I’d been itching to get back to Italy ever since we moved to Europe. In fact, I’d been itching to get back to Italy ever since I studied abroad in Rome fall of my junior year, twelve years ago. Fall 2018 was packed pretty tight with trips, but we found one final free weekend of the year, mid-November, sandwiched between Paris and Bombay. Plenty of direct trains run daily from Zurich to Milan, so without much thought and zero research, we were booked for 48 hours in Milan.
The journey was easy and comfortable, trains all arriving into the spectacularly beautiful Milano Centrale. A mix of genres, from Art Deco to Art Nouveau, with soaring steel and glass domes sheltering the main platform, the station’s design was a quick reminder that we were in a fashion capital of the world. But as is true with many sites throughout Europe and the world, the history behind the architecture reveals a starker meaning: built in the 1930s, the imposing design of the building’s facade was intended to showcase the dominance of then-Prime Minister Mussolini's fascist regime.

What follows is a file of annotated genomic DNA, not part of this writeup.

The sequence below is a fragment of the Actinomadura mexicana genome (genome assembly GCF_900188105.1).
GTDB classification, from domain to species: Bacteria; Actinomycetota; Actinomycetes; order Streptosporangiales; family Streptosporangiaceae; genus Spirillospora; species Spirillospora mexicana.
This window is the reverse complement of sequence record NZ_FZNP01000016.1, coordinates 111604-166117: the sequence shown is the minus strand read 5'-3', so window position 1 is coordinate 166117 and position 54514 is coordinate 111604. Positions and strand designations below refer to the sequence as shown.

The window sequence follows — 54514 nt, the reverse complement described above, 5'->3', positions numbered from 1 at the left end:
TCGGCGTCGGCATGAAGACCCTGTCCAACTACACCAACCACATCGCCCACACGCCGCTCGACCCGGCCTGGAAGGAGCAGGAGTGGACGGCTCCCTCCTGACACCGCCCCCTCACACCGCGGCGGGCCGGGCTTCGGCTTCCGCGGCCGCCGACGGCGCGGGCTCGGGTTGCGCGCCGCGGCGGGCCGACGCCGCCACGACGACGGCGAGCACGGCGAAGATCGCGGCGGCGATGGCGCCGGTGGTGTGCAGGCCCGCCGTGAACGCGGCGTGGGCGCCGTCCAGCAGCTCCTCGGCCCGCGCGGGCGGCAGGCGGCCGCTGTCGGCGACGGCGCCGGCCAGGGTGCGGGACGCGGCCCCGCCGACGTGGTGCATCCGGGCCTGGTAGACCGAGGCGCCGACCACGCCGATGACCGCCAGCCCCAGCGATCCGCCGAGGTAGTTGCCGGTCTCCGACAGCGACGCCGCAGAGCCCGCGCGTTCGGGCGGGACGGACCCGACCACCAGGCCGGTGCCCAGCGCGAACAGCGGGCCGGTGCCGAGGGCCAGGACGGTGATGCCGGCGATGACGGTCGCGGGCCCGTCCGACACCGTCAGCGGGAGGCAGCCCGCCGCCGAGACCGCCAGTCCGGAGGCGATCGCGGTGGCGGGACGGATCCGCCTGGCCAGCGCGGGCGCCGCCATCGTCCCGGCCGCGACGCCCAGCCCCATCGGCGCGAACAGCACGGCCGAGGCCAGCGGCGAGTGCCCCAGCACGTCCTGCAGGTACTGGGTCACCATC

We arrived late on Friday night. Not necessarily late by Italian standards - people were probably just sitting down to dinner - but it was pouring rain and after finding our way to the AirBnB using Milan’s excellent metro system, decided to stay in to give ourselves a fresh Saturday start.
We were staying in the Ticinese quarter, one of the oldest neighborhoods in the city, in a typical Milanese balcony house. It looked out into a small interior courtyard, which felt cheery despite the weather, the neighbors watering their plants and shaking rugs out the windows of their saffron-colored buildings.